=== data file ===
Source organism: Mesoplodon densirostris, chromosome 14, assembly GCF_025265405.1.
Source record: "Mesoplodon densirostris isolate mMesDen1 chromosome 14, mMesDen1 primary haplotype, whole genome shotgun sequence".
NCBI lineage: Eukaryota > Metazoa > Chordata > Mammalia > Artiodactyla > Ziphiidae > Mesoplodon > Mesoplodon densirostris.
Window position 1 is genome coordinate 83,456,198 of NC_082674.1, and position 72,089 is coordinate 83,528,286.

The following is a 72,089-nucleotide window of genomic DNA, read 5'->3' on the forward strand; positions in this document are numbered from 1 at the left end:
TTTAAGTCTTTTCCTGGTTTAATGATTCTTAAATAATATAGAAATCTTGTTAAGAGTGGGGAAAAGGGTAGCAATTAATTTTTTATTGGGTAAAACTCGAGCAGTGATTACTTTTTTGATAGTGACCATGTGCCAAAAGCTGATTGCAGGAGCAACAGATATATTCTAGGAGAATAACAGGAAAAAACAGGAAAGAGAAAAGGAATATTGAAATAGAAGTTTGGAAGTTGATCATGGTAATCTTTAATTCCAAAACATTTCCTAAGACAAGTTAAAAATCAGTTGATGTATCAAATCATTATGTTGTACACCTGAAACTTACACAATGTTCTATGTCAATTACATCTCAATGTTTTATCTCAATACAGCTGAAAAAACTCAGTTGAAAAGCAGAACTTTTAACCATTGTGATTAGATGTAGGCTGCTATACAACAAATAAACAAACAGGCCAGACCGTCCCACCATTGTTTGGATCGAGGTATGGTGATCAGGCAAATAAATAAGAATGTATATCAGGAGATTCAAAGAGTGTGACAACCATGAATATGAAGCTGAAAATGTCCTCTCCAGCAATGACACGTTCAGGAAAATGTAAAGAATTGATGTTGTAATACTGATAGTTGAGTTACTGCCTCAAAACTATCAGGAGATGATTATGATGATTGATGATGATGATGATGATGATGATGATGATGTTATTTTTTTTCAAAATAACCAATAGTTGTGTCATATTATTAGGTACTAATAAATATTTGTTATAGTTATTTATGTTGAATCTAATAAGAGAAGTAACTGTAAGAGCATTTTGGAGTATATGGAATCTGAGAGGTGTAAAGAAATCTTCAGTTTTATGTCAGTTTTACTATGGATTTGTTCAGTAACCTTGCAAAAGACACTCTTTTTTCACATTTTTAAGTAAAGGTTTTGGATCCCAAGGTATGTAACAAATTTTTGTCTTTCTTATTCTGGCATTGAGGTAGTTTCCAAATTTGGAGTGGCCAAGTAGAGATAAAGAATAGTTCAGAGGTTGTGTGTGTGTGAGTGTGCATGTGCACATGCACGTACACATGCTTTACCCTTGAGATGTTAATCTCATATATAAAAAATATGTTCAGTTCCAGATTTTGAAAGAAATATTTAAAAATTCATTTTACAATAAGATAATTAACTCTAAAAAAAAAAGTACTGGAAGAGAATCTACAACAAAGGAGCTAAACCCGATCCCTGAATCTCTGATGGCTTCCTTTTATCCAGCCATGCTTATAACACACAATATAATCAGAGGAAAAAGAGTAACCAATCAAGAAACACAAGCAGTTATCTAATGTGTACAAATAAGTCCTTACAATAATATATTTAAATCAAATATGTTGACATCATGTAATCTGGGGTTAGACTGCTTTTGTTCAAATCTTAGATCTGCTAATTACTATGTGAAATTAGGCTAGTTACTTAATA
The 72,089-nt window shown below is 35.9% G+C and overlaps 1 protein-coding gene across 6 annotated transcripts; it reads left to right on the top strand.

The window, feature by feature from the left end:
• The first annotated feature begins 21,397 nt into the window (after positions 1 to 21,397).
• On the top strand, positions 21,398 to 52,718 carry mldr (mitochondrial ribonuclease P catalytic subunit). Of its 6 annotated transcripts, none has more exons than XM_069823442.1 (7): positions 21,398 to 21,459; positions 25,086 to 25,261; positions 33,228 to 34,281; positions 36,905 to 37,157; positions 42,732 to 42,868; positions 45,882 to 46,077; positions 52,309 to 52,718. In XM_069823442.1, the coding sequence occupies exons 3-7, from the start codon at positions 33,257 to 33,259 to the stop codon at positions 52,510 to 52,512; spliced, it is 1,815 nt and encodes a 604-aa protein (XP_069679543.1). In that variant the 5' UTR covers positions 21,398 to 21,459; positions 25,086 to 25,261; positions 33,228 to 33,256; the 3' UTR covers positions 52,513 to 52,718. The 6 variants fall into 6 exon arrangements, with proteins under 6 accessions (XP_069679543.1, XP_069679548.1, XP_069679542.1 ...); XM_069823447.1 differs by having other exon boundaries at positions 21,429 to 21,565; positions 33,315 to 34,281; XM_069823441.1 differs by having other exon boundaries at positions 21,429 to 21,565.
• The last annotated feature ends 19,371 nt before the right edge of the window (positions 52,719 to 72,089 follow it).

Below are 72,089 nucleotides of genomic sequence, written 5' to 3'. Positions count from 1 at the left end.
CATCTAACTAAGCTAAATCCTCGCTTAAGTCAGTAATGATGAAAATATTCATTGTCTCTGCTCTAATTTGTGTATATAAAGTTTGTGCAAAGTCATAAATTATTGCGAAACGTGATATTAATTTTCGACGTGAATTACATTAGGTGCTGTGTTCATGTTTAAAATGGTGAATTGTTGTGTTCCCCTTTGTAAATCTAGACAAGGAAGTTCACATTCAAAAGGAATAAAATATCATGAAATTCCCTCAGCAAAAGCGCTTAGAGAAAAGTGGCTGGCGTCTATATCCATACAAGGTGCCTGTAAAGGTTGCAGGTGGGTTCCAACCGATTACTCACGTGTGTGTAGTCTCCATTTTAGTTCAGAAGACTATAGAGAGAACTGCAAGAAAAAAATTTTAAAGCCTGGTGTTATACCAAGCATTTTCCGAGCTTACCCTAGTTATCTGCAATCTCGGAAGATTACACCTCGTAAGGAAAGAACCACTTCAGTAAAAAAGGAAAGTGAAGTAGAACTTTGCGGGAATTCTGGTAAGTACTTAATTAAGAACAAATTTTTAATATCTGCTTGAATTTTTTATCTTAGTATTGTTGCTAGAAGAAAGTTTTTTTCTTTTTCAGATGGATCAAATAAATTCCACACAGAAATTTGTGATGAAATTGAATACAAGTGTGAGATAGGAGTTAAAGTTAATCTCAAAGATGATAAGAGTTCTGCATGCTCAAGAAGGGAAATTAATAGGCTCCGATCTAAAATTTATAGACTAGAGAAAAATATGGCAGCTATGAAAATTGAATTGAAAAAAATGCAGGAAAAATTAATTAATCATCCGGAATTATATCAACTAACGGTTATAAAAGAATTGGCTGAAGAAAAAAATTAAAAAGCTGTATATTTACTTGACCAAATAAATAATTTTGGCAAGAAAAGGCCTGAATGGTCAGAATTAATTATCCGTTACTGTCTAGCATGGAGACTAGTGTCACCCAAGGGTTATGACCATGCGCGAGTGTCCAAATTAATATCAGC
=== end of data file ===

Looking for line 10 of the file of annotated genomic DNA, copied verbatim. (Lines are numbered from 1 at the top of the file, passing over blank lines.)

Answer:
• On the top strand, positions 21,398 to 52,718 carry mldr (mitochondrial ribonuclease P catalytic subunit). Of its 6 annotated transcripts, none has more exons than XM_069823442.1 (7): positions 21,398 to 21,459; positions 25,086 to 25,261; positions 33,228 to 34,281; positions 36,905 to 37,157; positions 42,732 to 42,868; positions 45,882 to 46,077; positions 52,309 to 52,718. In XM_069823442.1, the coding sequence occupies exons 3-7, from the start codon at positions 33,257 to 33,259 to the stop codon at positions 52,510 to 52,512; spliced, it is 1,815 nt and encodes a 604-aa protein (XP_069679543.1). In that variant the 5' UTR covers positions 21,398 to 21,459; positions 25,086 to 25,261; positions 33,228 to 33,256; the 3' UTR covers positions 52,513 to 52,718. The 6 variants fall into 6 exon arrangements, with proteins under 6 accessions (XP_069679543.1, XP_069679548.1, XP_069679542.1 ...); XM_069823447.1 differs by having other exon boundaries at positions 21,429 to 21,565; positions 33,315 to 34,281; XM_069823441.1 differs by having other exon boundaries at positions 21,429 to 21,565.